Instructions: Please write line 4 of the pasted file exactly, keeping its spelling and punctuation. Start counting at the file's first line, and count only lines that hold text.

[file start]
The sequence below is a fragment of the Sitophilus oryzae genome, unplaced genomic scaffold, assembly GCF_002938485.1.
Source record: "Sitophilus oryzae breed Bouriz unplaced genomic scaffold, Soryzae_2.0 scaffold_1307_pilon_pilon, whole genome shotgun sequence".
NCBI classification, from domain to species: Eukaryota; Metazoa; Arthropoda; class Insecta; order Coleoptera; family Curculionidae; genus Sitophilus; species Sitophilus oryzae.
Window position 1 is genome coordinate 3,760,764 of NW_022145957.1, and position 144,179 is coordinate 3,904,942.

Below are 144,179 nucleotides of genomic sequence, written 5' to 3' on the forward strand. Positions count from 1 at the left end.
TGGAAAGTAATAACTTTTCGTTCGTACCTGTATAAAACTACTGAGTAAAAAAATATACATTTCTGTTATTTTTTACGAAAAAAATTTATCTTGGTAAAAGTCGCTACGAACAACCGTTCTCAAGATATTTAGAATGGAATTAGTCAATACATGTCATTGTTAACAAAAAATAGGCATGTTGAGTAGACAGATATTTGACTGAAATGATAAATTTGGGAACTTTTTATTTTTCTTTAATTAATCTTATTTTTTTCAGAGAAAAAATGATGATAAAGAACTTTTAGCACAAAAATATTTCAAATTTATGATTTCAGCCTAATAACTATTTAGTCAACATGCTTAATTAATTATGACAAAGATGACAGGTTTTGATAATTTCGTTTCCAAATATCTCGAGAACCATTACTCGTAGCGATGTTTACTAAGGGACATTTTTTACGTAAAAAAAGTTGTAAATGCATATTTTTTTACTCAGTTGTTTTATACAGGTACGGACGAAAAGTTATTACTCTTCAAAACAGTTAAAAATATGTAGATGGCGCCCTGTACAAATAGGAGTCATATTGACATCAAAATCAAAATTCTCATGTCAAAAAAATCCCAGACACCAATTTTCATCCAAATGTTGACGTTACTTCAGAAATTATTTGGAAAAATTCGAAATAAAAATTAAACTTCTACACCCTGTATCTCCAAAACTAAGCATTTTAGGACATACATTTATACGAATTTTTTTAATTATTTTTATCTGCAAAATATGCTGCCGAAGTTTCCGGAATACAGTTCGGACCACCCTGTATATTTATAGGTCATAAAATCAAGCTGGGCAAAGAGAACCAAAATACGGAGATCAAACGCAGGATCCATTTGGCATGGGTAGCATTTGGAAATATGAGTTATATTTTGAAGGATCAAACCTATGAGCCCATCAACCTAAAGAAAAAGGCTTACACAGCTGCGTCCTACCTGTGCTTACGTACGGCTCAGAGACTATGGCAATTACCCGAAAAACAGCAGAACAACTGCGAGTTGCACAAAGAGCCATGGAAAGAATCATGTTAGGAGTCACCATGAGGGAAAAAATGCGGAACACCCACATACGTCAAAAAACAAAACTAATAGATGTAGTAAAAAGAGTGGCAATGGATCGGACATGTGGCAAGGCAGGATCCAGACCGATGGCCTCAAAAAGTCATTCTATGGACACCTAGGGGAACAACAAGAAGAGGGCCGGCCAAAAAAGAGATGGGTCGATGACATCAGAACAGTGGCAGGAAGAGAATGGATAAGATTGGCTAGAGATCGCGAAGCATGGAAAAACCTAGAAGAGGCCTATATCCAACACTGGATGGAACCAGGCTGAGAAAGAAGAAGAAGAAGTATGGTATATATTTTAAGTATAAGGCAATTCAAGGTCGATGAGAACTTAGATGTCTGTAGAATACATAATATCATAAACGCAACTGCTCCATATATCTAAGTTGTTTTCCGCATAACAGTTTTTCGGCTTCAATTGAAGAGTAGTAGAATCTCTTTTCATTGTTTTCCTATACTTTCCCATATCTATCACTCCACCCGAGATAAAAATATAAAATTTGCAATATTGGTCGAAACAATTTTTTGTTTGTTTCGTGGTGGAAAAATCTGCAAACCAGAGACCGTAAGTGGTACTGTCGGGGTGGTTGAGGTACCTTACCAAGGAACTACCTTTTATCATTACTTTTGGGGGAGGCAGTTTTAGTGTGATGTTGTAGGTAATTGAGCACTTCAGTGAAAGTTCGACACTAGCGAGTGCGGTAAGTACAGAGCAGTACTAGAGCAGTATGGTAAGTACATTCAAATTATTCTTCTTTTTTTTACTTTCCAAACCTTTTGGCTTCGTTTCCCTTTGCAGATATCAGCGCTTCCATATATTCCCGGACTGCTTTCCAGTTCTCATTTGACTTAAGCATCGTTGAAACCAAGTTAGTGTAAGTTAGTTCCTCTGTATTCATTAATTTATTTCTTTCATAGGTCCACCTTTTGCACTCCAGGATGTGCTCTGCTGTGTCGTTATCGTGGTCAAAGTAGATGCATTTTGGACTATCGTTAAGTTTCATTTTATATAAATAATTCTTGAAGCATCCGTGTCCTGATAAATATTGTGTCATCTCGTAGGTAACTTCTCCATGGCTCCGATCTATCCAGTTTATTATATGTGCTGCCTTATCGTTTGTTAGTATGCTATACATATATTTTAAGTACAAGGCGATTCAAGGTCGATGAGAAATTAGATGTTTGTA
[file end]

Window position 1 is genome coordinate 3,760,764 of NW_022145957.1, and position 144,179 is coordinate 3,904,942.